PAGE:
Wednesday, April 24, 2024

Adopt a Nan or Pop

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Annebelle Fourie’s inspiring idea has generated buzz and interest from the community.

A local woman has been inspired to start a group committed to visiting elderly in retirement villages and aged care facilities.

Annebelle Fourie, 32, moved to New Zealand in May 2019 from South Africa for a ‘new adventure’.

She currently lives and owns a gardening and landscaping business with her partner in Flat Bush.

On September 8, her father was diagnosed with primary lung cancer that spread to his brain.

“My initial reaction was to go home,” Fourie says.

“We soon realised that with the way the world is at the moment, Covid wasn’t going to allow for that to happen.”

Although she was grateful for video calls and daily updates from her family, Fourie says, the “hardest thing I’ve ever had to go through was not being there when I desperately wanted to be.

“I felt helpless from a distance.”

It was during this time that she “realised how important human connection is”.

Fourie was grateful her dad had many visitors and didn’t spend his last days alone.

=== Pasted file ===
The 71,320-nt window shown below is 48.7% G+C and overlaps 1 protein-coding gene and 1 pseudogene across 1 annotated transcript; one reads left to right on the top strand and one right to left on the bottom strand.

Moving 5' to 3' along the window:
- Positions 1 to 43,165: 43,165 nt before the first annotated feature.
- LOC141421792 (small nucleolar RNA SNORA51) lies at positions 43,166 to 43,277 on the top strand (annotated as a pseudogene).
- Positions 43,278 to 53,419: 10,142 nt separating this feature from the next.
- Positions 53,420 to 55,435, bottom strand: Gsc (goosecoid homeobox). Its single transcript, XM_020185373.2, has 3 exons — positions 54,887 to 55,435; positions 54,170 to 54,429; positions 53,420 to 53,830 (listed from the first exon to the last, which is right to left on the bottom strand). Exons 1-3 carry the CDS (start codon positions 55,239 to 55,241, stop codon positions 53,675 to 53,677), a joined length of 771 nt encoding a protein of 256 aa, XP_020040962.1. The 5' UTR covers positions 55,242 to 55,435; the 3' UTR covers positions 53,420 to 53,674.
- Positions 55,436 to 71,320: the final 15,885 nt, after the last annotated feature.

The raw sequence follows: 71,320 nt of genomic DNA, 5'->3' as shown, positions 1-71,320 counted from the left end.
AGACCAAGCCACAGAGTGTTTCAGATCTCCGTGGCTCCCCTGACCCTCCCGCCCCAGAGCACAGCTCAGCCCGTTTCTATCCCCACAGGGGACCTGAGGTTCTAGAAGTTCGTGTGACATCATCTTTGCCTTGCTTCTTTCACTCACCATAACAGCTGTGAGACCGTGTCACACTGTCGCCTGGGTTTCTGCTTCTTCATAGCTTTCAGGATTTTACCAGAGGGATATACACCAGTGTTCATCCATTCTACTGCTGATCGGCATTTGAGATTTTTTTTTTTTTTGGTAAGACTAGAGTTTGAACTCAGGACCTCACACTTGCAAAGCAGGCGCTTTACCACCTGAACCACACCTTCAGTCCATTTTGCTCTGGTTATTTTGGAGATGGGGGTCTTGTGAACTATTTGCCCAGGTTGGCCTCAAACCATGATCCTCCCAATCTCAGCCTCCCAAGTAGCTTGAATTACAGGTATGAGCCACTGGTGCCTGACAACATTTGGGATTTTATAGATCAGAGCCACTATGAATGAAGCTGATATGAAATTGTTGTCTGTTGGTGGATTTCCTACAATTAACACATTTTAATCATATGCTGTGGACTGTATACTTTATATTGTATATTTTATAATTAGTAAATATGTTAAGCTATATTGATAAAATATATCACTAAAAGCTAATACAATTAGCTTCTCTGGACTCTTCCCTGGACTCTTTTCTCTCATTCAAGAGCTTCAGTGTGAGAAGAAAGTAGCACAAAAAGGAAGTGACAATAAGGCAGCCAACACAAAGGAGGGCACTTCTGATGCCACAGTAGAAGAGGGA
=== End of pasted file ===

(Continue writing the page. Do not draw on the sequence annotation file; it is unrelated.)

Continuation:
“It made me hyper aware of how fragile life is and how much I hope that no one would go through this alone,” she says.

The idea, which she posted to social media, was for people to visit older members of the community who not have visitors, or who may be lonely.

“What about ‘adopting’ a Nan or Pop?” Fourie says.

“If you have time, pop in to your nearest facility once we’re allowed in. Find someone who needs kindness and love.

Even if it you just remember a birthday or make up a care package once every three or four months.”

The response to her post has been “overwhelming”, Fourie says.

She told the Times her next steps would be reaching out to a number of rest home and aged care facilities in the coming weeks to see what the options are.

Then she will set up a private group for those who are interested in joining the mission. Virtual meetings will be created and communication through the page will be encouraged.

“It will happen,” Fourie says.

“It’s just a matter of timing and determining which rest homes would welcome our support.”

Fourie hopes to involve many people in brightening someone’s day.

“If I am the only one carrying this forward, that would be enough,” Fourie says. “But the more people I can make smile, the better!”

Those interested in joining Fourie’s mission can email

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